Deanna Duff
Ballard resident Jan Loder, a registered dental hygienist, founded Healthy Pearls for Seniors, which provides affordable, accessible dental care at the Ballard Northwest Senior Cente

Healthy smiles abound at Ballard NW Senior Center

By Deanna Duff, contributor

Ballardite Jan Loder is creating happy, healthy smiles at the Ballard Northwest Senior Center. Loder, a registered dental hygienist, founded Healthy Pearls for Seniors in 2010, which is a mobile dental care unit that provides accessible and affordable dental care to seniors 60 years and older.

“People are now often 80 years old with all their teeth,” said Loder. “It’s even more important to think about long-term care. Yet, about 80 percent of my seniors don’t have a dentist.”

Upon retirement, medical coverage is often reduced or eliminated for many seniors. Budget cuts to senior services have further reduced options. To address the need, Washington State approved legislation in 2009 allowing dental hygienists to offer limited services in senior centers. The program has grown from two sites to over 50 statewide including Loder’s work in Ballard.

“A patient’s first appointment is about an hour and a half,” said Loder. “You can’t usually do that in a private practice, but that’s what it typically takes to accommodate their needs.”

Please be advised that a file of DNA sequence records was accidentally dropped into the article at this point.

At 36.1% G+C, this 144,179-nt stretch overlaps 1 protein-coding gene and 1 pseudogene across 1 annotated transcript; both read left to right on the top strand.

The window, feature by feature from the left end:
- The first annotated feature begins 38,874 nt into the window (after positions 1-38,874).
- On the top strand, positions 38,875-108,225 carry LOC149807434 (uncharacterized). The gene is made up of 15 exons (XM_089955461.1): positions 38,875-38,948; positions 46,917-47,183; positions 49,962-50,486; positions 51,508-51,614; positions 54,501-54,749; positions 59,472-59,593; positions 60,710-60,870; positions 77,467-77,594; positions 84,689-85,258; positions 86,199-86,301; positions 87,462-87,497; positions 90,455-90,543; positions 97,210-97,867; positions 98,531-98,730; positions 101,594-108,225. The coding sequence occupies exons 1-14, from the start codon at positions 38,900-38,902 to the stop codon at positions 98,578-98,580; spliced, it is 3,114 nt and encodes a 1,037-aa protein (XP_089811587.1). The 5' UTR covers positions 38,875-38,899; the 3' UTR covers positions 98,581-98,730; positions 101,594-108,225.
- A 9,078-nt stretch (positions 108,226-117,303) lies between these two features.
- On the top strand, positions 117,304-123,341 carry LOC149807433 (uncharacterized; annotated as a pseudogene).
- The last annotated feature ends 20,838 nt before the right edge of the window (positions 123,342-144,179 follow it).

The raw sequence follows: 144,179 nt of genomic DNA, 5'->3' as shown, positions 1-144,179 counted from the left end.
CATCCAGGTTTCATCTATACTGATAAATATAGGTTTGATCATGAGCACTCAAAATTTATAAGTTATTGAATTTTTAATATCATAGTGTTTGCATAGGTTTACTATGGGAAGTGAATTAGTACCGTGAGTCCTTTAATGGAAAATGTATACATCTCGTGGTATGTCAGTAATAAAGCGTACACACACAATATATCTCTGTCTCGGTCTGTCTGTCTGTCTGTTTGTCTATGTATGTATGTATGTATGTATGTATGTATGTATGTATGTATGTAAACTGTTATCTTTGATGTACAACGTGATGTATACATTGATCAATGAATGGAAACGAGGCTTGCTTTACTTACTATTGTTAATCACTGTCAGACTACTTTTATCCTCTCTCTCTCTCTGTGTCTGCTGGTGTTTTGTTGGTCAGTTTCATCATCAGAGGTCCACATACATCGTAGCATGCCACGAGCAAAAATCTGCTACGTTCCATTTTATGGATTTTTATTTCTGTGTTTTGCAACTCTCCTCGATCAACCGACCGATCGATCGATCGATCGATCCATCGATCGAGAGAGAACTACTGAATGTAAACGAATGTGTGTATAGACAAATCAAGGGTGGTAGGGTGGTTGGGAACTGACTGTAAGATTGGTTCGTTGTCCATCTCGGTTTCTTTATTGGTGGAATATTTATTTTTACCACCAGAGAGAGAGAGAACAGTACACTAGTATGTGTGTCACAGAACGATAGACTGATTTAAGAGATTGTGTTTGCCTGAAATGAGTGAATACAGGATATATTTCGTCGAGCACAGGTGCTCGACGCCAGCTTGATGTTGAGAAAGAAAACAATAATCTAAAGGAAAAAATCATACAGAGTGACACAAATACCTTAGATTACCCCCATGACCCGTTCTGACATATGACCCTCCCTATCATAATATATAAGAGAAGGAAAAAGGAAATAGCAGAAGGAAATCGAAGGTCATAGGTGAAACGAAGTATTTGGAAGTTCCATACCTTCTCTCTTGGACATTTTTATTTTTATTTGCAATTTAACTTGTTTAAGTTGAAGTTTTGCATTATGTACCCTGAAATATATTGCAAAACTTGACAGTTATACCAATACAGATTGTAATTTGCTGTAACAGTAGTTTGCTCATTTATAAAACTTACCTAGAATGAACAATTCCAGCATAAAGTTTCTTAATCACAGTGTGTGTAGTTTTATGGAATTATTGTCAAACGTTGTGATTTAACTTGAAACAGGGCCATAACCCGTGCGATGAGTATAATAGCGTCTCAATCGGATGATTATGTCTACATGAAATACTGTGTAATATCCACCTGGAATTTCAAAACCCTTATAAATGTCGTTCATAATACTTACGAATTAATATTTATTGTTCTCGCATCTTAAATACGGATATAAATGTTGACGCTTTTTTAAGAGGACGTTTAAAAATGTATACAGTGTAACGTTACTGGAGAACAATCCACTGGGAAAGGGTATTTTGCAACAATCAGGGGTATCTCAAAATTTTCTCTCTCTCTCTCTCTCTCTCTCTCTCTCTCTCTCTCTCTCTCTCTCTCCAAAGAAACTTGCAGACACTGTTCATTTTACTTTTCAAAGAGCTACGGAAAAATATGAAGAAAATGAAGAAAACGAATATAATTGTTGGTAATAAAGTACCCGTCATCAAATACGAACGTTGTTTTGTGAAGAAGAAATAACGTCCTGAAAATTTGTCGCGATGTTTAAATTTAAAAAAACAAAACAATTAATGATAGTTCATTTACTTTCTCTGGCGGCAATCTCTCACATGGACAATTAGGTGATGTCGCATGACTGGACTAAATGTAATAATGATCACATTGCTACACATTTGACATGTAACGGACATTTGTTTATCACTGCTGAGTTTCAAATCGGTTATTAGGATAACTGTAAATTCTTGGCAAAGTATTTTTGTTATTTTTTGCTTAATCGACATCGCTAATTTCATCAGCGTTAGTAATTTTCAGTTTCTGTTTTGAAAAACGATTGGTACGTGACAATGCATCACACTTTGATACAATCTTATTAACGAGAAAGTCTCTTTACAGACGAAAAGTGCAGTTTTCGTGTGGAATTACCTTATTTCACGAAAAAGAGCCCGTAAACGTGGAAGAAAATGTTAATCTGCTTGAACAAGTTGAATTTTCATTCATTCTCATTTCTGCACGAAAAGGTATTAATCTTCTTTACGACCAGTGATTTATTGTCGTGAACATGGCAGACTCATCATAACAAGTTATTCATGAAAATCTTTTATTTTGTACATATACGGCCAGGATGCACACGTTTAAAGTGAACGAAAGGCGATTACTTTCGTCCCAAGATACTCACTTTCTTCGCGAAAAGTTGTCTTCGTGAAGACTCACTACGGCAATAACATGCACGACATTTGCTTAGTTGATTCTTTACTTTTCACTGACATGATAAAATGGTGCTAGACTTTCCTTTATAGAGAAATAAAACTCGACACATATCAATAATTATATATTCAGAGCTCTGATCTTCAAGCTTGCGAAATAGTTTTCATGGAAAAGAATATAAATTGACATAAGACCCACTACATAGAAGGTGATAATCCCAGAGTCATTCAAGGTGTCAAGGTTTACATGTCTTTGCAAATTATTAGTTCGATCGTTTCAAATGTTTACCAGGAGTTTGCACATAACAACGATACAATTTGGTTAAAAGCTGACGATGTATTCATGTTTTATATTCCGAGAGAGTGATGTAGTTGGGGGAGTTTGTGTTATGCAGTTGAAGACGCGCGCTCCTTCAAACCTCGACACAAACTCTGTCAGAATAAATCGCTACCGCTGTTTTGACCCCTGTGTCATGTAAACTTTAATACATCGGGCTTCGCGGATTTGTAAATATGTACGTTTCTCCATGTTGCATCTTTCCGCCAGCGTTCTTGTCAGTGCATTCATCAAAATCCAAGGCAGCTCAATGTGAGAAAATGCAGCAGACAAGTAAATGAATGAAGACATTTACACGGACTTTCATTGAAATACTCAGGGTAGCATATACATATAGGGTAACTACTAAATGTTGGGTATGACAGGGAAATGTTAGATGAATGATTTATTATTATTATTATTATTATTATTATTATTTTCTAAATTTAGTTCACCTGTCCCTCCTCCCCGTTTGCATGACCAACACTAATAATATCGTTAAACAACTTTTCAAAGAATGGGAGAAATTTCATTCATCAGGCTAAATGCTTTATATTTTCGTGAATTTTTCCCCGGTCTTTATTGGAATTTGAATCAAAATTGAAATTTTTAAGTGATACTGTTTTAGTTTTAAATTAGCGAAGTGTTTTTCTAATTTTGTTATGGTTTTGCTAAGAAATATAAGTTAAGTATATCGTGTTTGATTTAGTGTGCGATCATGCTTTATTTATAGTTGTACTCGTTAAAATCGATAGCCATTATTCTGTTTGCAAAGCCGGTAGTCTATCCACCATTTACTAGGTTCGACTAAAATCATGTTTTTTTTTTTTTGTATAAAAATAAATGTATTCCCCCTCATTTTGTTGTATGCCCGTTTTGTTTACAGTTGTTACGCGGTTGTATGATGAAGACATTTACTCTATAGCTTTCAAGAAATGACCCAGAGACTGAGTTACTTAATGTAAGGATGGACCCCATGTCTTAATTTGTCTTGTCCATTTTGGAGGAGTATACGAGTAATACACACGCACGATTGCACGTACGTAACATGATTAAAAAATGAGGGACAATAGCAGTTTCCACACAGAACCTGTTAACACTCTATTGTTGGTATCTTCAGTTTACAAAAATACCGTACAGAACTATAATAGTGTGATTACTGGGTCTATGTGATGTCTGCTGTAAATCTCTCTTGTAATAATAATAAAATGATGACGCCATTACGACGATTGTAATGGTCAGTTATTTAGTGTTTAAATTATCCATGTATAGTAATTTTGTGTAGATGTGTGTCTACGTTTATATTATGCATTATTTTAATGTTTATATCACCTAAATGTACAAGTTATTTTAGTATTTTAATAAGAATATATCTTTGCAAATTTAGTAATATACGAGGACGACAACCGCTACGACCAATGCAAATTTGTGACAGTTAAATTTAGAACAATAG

Patients must first receive a medical clearance from their physician and once they’re approved, Loder provides a full head, neck and intraoral exam, teeth cleaning and extensive education. While she cannot diagnose, she frequently refers patients to senior-friendly dentists for followup. Most importantly, Loder charges only $85-$100.

“Since the cost is considerably less, we can have our teeth cleaned three times a year instead of twice,” said Ken Kack, 88 years old. Kack and his wife, Helen, live in Ballard and are able to walk to the Senior Center for their appointments.

Ideally, seniors need more frequent cleanings - about every three to four months - so Loder’s affordability goes a long way towards encouraging frequency. Medications can affect dental health and unattended problems lead to trouble eating and often pain.

“She really takes her time and doesn’t waste a minute,” said Helen Kack. “We also appreciate the suggestions on what we need to do every day to maintain good oral health.”

Equally important is the sense of community Loder creates. A Ballard resident herself, she works one day a week, every other month at Ballard’s Senior Center and has developed ongoing relationships. She’ll treat about 30 patients this year.

“I had a woman that it took two appointments to fully clean her teeth and the goal was to get her out of feeling discomfort. She was so grateful that she wanted to overpay me. I was so touched,” said Loder.

As Beatrice Ruhli, 80 years old, rises from the patient chair, hugs are exchanged and congratulations are in order. Ruhli is celebrating her 55th wedding anniversary that day. Her smile is wide and bright and ready for an evening on the town.

“I love working with the seniors and hearing their stories. The entire experience is really a privilege,” said Loder.

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